When is STD Testing Indicated?
By Sharon B. Diamond, MD
December 05, 2014
Tags: testing  

STD TestingAccording to US News, approximately 110 million Americans have an STD and nearly 20 million new infections are diagnosed each year. While some STDs may show mild or severe symptoms, there are some that are completely asymptomatic. Here are some of the most common STDS, their symptoms, and the indications for testing:
This is one of the most common STDs in the United States. This bacterial infection may cause painful urination or vaginal discharge. If it is advanced, pelvic (lower abdominal pain) may also occur along with permanent damage to a woman’s reproductive organs.  However many women won’t ever exhibit symptoms, and so if you are concerned that you may have been infected, or a partner is having symptoms, testing is indicated immediately. You also may begin to notice problems several weeks after being exposed and so any of the above symptoms are also indications for immediate examination.  Screening for chlamydia should also be part of the routine gynecologic examination for most sexually active women.
This is another bacterial infection that causes symptoms that are similar to chlamydia. Women’s symptoms may be very subtle or mimic other non-sexually transmitted infections.  If you notice symptoms two to 14 days after contact with a partner, an examination and testing should be performed. Routine testing for gonorrhea should also be part of the regular gynecologic exam for appropriate women.
Hepatitis B
This form of hepatitis can be contracted through sexual contact or bodily fluids including blood, and can cause serious damage to the liver. Some people won’t experience symptoms while others will mistake it for the cold or flu. Symptoms include fever, muscle aches, nausea, vomiting, lethargy, and loss of appetite. Symptoms may appear at around six weeks and up to six months after exposure. Vaccination against this virus is now available.  Hepatitis C, although rarely transmitted through sexual contact, is another virus that may seriously damage the liver and so testing should also be performed because there are now effective treatments for the infection. There is no vaccine at the current time for Hepatitis C.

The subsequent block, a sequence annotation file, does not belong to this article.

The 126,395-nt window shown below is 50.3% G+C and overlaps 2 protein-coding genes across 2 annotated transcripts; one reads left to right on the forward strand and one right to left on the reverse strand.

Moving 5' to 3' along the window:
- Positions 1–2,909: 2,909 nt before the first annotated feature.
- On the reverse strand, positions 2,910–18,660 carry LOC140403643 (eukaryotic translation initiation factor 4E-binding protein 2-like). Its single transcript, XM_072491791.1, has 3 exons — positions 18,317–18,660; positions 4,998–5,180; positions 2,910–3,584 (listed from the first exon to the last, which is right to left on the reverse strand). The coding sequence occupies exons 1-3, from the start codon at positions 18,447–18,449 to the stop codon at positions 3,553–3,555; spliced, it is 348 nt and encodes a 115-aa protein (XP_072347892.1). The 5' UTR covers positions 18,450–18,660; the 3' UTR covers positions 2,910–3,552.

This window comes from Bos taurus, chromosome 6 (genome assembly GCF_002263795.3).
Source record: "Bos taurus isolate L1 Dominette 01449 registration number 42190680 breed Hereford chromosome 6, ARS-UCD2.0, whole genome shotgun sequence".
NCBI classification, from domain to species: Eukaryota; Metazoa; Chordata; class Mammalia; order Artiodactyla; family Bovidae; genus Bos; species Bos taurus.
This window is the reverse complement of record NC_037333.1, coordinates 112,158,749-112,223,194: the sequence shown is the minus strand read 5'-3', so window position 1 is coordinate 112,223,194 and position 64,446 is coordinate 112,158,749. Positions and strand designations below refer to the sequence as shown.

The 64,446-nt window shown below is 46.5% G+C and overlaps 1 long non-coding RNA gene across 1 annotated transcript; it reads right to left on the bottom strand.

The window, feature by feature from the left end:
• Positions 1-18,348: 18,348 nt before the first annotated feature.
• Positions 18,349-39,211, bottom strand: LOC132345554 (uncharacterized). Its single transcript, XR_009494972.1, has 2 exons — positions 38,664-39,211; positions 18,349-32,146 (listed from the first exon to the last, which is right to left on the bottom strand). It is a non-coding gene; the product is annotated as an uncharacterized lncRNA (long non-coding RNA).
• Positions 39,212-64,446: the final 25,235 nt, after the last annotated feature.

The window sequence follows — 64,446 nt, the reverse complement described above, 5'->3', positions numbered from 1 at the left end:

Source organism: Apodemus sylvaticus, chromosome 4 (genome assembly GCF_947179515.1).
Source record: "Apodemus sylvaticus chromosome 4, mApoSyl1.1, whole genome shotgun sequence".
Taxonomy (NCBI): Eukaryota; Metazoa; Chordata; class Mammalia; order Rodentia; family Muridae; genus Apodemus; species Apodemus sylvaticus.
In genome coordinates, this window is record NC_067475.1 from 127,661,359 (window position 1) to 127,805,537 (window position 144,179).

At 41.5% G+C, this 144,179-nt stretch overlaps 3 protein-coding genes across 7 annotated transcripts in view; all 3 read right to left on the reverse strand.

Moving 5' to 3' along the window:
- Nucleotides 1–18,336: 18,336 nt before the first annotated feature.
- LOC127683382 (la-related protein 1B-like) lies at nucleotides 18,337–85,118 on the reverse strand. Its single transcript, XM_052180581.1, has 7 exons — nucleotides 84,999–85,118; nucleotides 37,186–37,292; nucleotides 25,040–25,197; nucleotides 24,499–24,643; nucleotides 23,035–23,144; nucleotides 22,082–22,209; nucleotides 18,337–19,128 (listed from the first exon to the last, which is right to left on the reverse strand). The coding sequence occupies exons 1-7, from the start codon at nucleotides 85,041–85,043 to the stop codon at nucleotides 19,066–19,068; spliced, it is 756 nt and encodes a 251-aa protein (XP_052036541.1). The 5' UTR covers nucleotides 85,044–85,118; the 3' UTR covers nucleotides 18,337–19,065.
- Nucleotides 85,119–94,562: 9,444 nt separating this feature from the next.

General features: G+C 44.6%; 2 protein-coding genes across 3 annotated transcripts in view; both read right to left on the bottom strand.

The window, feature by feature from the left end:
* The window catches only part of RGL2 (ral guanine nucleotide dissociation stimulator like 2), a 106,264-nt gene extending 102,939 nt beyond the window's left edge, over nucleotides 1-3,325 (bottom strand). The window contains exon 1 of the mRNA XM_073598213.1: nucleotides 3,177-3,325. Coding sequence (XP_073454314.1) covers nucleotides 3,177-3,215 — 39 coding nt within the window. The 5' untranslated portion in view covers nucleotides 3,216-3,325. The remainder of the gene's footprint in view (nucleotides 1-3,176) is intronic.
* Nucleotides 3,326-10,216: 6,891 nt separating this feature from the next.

Syphilis goes through four different phases that all have their own unique symptoms. During the first phase you may notice a painful sore in the genital area as well as swollen lymph nodes around the sore. Over time, you may notice a non-itchy rash on your hands or feet, sore throat, and a headache. Symptoms usually appear 21 days after exposure but can range from 10 to 90 days.
If left untreated, syphilis can cause serious complications to the heart, brain, joints and other parts of the body.
Genital Herpes (HSV-2)
Genital herpes symptoms include burning or itching where painful blisters will then appear. Swollen or tender lymph nodes, fever, and malaise may also accompany an outbreak. The first attack of genital herpes is usually the most severe, with subsequent episodes being less intense. Symptoms can appear about two to 12 days after exposure and then recur episodically.  If you have ever had an outbreak and are pregnant, it is very important that you inform your obstetrician of your history because the virus if active at the time of delivery may be an indication for a cesarean section to avoid affecting the baby. 
Human papillomavirus (HPV)
This is one of the most common STDs and it is estimated that anywhere from 80 to 90 percent of women are or will be infected. Low-grade strains of HPV may cause genital warts (flat, fleshy bumps), which can appear weeks or even months after exposure.  More serious strains (high risk HPV) can increase the risk of developing cervical cancer. The FDA has approved a vaccine, which can prevent some of the high-risk forms of HPV, and it should be given to women 26 years of age and younger. Women thirty years old and older should be tested for HPV at the time of their Pap test.  If one of the high risk strains is present, more frequent Paps or additional testing may be indicated.  Women in their twenties may carry the virus but since it so frequently resolves without intervention due to the strength of the young immune system, HPV is not routinely tested for in these women unless there is an abnormality on the Pap test. 

Human Immunodeficiency Virus (HIV)
Some people with HIV may first notice flu-like symptoms a month or two after exposure. However, this lifelong STD can cause a variety of symptoms including diarrhea, fever, swollen lymph nodes, muscle aches, rashes, thrush, or an enlarged spleen. Some may not even experience serious symptoms for up to 10 years or more. Those with HIV may also experience weight loss, chronic rashes, shingles, herpes outbreaks and short-term memory loss before the onset of AIDS.

If you are experiencing any of the symptoms of an STD, if you are due for screening or if you just want to get STD testing on the Upper East Side, then  call our office today- 212-876-2200. Get tested and give yourself the peace of mind you need.